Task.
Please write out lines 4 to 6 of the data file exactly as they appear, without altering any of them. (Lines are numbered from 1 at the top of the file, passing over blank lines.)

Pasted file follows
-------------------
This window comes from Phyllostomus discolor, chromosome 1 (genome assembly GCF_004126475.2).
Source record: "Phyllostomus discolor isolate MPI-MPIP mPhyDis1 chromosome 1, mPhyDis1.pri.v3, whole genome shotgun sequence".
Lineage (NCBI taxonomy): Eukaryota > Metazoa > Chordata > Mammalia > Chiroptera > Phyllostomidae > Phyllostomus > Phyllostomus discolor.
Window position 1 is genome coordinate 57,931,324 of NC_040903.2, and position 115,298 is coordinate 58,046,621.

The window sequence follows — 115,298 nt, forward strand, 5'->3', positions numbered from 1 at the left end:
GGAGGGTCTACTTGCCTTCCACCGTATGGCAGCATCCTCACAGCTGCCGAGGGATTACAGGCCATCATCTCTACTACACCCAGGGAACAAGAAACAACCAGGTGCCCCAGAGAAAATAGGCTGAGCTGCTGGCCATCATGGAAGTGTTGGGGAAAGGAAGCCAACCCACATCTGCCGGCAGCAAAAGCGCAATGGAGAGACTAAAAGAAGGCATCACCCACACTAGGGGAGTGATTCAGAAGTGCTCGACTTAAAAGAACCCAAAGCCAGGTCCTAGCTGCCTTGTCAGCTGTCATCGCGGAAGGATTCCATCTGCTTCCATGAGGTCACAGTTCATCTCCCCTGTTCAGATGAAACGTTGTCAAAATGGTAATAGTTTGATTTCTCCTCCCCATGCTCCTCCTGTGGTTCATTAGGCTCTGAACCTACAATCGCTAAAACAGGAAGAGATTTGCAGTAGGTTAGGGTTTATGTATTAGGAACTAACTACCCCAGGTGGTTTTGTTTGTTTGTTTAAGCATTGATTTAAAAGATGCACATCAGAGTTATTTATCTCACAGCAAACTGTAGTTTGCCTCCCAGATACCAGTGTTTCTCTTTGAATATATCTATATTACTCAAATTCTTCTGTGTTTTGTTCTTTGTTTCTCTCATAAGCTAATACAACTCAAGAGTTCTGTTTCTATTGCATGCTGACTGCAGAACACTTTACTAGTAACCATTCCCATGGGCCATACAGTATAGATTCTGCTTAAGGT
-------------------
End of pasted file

Window position 1 is genome coordinate 57,931,324 of NC_040903.2, and position 115,298 is coordinate 58,046,621.

The window sequence follows — 115,298 nt, forward strand, 5'->3', positions numbered from 1 at the left end:
GGAGGGTCTACTTGCCTTCCACCGTATGGCAGCATCCTCACAGCTGCCGAGGGATTACAGGCCATCATCTCTACTACACCCAGGGAACAAGAAACAACCAGGTGCCCCAGAGAAAATAGGCTGAGCTGCTGGCCATCATGGAAGTGTTGGGGAAAGGAAGCCAACCCACATCTGCCGGCAGCAAAAGCGCAATGGAGAGACTAAAAGAAGGCATCACCCACACTAGGGGAGTGATTCAGAAGTGCTCGACTTAAAAGAACCCAAAGCCAGGTCCTAGCTGCCTTGTCAGCTGTCATCGCGGAAGGATTCCATCTGCTTCCATGAGGTCACAGTTCATCTCCCCTGTTCAGATGAAACGTTGTCAAAATGGTAATAGTTTGATTTCTCCTCCCCATGCTCCTCCTGTGGTTCATTAGGCTCTGAACCTACAATCGCTAAAACAGGAAGAGATTTGCAGTAGGTTAGGGTTTATGTATTAGGAACTAACTACCCCAGGTGGTTTTGTTTGTTTGTTTAAGCATTGATTTAAAAGATGCACATCAGAGTTATTTATCTCACAGCAAACTGTAGTTTGCCTCCCAGATACCAGTGTTTCTCTTTGAATATATCTATATTACTCAAATTCTTCTGTGTTTTGTTCTTTGTTTCTCTCATAAGCTAATACAACTCAAGAGTTCTGTTTCTATTGCATGCTGACTGCAGAACACTTTACTAGTAACCATTCCCATGGGCCATACAGTATAGATTCTGCTTAAGGT